Elon Musk on Tesla Merger Prospects: Apple Has ‘a Lot of Cash’

Photograph by Ramin Talaie/Bloomberg

Elon Musk, chief executive officer of Space Exploration Technologies (SpaceX) and Tesla Motors.

(Updates Tesla’s year-to-date stock price change in lead and Musk’s estimated net worth in 10th paragraph.)

Tesla Motors is on a pretty good run this year with the stock up 105 percent and a first-ever quarterly profit posted yesterday. That’s led many investors to wonder whether acquirers might come knocking soon.

“That’s one of the possible outcomes, I suppose,” Elon Musk, Tesla’s chief executive officer, said in an interview. There have been “occasional discussions” with companies, though Musk declined to identify which ones.

Musk is what some in Silicon Valley might call a serial entrepreneur. He sold PayPal to EBay in 2002 for $1.5 billion, which made him a multimillionaire. In addition to his Tesla duties, he’s also the chairman of SolarCity and the CEO of Space Exploration, the Hawthorne, California-based rocket maker known as SpaceX where we conducted our interview last week.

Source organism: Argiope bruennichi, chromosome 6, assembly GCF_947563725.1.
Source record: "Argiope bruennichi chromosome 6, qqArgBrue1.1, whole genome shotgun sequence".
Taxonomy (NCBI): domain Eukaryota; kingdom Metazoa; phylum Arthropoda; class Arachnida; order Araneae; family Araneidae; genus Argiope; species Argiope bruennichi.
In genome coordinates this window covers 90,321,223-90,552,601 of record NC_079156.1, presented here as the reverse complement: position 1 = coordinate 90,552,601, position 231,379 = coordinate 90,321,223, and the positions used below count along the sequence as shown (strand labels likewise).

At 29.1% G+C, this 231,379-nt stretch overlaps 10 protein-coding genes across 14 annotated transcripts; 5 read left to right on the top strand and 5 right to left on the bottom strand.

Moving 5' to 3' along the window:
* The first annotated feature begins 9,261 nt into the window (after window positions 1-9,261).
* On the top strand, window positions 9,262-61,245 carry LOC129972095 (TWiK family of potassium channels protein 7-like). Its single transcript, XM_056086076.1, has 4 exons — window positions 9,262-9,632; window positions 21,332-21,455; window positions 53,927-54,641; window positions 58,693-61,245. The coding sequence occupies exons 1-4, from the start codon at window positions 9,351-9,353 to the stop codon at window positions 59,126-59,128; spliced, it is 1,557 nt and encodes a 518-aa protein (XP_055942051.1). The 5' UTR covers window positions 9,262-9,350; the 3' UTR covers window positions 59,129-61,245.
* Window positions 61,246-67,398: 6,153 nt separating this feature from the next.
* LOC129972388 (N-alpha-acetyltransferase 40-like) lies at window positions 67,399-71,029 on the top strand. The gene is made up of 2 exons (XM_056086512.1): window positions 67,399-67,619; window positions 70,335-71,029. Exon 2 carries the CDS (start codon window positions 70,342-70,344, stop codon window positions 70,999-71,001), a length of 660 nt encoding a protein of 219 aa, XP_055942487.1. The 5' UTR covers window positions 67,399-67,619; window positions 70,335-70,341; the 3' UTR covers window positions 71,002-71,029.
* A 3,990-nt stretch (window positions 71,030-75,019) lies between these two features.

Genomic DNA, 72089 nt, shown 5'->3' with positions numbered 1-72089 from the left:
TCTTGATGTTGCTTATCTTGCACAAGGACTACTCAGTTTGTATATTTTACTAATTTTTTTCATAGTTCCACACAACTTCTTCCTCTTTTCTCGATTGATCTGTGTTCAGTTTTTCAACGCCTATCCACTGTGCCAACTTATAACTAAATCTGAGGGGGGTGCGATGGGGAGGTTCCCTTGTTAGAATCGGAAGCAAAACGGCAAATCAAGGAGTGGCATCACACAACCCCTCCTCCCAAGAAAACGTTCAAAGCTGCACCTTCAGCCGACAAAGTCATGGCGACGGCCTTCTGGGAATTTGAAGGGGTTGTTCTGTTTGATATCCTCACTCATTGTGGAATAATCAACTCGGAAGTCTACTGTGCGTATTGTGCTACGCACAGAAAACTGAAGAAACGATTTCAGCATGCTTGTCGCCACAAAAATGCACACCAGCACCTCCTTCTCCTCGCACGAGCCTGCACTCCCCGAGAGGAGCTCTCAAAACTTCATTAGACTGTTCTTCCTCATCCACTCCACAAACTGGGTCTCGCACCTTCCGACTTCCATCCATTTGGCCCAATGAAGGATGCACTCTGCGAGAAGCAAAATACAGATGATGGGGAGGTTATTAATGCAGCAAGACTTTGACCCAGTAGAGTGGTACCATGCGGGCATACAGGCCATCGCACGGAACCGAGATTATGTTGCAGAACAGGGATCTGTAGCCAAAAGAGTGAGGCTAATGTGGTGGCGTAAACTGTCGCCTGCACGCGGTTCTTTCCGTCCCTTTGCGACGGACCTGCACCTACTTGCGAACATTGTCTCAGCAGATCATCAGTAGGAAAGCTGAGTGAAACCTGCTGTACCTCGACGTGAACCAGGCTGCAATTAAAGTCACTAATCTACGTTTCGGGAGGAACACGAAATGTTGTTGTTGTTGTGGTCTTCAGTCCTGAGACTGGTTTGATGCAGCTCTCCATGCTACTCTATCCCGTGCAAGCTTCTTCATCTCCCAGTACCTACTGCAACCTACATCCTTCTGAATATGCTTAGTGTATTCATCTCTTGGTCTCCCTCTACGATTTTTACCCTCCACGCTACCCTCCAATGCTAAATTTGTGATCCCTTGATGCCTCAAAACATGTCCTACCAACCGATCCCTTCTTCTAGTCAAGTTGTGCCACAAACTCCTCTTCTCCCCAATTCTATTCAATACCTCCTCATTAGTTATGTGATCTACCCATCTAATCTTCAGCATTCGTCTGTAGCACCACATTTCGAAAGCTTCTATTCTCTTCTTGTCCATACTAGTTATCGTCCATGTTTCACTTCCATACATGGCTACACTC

While Musk said an acquisition isn’t expected to happen soon, he was willing to spitball some hypotheticals with an editor and me. What about another car company? Daimler and Toyota Motor are already Tesla investors.

“From the perspective of a large [automaker], Tesla just seems very expensive,” Musk said. “How many cars do we make? What’s our market cap? It seems nutty to them.”

OK, how about Apple?

“They do have a lot of cash,” Musk said coyly. “I’d guess it would come from outside the auto industry. It would be a buyer with a very large cash position.”

Musk won’t be able to sell Tesla until the company repays its debt to the U.S. Energy Department, which it expects to complete by December 2017. Rather than seeking a sale, Musk’s priorities for Tesla over the next few years are to increase sales of Model S sedans, start mass production of the Model X and bring out an electric car priced close to $30,000 that most families could afford.

“I’ve said from the very beginning, from the creation of Tesla, that our goal is to create a compelling mass-market car,” Musk said. “I would not consider stepping away from Tesla until we’re there. We’re several years away, obviously.”

Musk is worth $4.5 billion, according to the Bloomberg Billionaires Index, and has been building cred on Wall Street and in Silicon Valley. He told me his company has been talking with Google about teaming up on driverless cars. Investors seem to believe that Musk is the person to accomplish the company’s lofty goals — despite the occasional gaffe on Twitter or baffling declaration of war with the New York Times.

“Every now and then I sort of stick my foot in my mouth,” Musk said. “Given some of my crazy tweets, I’m not sure you could tell if my account was hacked or not.”

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